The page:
Mapping epidemics: nineteenth-century cholera maps of Leiden
In the nineteenth century, cholera outbreaks struck several cities in the Netherlands. Mapmakers struggled to aggregate the complex data gathered about the disease into clear cartographic images, a problem cartographers struggle with even today.
The current coronavirus pandemic has led to an ‘infodemic’ as well, an overload of data and information regarding the spread of the virus. This is also the case in the field of cartography. A wide variety of maps is produced in which all these data are spatially visualised. The ways in which these data are mapped, however, aren’t always correct. Basic cartographic rules are not always followed. A common mistake is that absolute totals are mapped as a choropleth map, that is a type of thematic map in which values are rendered for areas, and therefore always have to be relative. This misuse often leads to a misleading image, where large but sparsely populated regions dominate the cartographic image. When mapping the number of infections, one could better use dots, proportional circles or calculate the number of infections per 100,000 inhabitants for each counting area. Even more sophisticated are cartograms or anamorphoses, where the size of the areas are adjusted to their population.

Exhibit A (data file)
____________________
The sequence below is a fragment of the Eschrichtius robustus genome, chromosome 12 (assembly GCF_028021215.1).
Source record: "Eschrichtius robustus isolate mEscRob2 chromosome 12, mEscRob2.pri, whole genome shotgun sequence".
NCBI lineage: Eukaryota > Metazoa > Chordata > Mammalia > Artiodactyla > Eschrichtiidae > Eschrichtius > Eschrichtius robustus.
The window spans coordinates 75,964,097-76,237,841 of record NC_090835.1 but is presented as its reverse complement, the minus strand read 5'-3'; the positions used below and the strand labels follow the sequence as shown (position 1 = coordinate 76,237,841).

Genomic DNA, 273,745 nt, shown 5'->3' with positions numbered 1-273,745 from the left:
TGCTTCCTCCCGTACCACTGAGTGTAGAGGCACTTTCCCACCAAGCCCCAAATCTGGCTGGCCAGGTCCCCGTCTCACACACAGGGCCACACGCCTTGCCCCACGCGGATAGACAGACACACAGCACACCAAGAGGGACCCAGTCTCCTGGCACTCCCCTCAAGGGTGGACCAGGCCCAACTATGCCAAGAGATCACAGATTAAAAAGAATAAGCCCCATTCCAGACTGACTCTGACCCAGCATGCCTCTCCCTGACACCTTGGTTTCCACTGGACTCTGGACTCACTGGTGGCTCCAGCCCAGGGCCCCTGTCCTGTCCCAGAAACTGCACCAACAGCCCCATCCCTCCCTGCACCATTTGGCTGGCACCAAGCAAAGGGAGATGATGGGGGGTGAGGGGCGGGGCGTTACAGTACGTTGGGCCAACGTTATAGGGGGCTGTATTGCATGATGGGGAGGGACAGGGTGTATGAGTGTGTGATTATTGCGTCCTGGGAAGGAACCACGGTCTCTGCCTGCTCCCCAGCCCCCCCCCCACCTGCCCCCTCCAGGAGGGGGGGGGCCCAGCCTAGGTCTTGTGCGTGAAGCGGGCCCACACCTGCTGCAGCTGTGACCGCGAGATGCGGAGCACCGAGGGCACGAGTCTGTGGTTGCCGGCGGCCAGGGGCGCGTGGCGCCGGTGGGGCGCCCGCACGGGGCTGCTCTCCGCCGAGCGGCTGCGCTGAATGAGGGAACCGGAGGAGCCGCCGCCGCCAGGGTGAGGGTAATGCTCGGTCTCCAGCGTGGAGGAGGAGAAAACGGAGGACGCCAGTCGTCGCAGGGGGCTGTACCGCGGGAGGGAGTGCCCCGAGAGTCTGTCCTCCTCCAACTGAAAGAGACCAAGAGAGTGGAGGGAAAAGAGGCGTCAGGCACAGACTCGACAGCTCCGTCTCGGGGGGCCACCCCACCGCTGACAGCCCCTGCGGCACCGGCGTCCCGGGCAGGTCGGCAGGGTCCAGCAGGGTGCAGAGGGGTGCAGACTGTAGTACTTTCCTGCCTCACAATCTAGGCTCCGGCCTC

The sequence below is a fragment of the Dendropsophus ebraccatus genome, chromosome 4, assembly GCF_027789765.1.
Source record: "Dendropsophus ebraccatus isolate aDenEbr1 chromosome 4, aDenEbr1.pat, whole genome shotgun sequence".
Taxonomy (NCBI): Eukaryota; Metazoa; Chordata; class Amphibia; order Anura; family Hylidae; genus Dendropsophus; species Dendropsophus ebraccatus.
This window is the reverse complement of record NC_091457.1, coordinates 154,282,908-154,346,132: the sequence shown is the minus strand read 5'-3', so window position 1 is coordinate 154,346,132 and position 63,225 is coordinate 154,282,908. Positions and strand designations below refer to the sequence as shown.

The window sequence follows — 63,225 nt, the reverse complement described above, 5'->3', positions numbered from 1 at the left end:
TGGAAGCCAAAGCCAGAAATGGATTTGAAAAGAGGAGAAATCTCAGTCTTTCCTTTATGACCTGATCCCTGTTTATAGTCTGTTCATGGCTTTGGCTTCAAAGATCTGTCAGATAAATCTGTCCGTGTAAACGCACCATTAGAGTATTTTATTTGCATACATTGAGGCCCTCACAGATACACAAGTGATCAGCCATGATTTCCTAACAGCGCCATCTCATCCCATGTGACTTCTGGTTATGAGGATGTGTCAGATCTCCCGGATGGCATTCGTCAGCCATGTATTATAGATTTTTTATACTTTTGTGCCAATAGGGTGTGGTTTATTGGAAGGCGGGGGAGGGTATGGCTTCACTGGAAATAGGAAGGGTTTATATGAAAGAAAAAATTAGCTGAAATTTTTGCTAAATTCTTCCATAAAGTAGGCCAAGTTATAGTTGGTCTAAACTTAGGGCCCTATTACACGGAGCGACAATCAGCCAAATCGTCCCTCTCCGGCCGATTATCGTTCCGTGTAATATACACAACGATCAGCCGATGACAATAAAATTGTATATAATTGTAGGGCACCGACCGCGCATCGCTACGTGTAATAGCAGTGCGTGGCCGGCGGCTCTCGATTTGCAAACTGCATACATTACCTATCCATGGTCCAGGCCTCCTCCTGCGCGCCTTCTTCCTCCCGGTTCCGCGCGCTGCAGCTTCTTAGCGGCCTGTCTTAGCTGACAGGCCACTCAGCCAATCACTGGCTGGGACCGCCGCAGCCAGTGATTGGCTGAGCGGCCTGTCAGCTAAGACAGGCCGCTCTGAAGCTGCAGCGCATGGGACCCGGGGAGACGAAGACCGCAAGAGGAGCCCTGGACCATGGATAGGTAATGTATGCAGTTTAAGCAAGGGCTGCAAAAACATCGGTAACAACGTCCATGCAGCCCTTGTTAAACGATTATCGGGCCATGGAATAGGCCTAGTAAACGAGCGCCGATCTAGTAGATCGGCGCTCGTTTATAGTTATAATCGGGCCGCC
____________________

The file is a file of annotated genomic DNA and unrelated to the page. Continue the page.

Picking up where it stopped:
The emergence of thematic mapping